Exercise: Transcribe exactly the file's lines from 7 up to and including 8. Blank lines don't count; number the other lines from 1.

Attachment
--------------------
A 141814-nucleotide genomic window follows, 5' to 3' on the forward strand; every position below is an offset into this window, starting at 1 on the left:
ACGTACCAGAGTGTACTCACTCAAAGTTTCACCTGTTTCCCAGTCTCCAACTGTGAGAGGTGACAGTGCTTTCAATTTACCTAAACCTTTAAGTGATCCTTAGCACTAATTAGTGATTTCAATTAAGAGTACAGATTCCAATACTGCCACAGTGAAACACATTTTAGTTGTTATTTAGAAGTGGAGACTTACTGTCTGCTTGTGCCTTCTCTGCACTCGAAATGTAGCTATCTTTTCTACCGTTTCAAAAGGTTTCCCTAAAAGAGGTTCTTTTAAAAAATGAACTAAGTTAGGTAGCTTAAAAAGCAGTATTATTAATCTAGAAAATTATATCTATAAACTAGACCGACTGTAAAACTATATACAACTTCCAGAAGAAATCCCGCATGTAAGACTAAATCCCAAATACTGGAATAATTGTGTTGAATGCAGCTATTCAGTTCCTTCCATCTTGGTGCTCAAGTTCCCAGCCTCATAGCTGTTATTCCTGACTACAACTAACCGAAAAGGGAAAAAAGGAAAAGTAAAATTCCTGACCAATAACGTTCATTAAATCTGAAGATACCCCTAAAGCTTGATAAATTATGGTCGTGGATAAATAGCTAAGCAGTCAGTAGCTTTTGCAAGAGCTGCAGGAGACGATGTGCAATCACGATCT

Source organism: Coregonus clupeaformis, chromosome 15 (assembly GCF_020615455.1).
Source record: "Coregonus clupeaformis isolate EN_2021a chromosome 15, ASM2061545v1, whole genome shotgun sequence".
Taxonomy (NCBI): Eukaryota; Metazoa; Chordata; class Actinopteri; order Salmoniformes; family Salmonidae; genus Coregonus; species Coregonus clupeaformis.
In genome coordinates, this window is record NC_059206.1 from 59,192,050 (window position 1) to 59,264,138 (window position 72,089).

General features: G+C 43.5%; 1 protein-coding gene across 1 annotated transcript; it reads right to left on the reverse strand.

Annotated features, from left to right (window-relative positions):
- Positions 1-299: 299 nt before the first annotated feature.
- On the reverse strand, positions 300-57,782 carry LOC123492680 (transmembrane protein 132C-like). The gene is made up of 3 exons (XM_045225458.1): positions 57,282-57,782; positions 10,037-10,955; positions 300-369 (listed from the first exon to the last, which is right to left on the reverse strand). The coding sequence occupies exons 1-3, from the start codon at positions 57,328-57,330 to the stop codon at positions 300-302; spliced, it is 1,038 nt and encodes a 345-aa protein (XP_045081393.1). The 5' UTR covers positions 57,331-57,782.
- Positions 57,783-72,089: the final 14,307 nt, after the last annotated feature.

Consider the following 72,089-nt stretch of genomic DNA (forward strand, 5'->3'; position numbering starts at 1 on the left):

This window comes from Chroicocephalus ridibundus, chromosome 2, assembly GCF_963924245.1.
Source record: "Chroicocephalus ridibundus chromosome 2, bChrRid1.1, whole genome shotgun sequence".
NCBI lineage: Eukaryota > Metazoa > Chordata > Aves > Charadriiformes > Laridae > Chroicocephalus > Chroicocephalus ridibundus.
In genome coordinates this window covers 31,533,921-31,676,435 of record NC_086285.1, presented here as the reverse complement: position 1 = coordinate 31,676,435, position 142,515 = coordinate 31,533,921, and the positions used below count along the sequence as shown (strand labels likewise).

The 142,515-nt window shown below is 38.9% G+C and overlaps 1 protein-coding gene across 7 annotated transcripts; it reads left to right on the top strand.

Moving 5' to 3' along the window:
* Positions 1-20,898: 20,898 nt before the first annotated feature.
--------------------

General features: G+C 43.5%; 1 protein-coding gene across 1 annotated transcript; it reads right to left on the reverse strand.

Annotated features, from left to right (window-relative positions):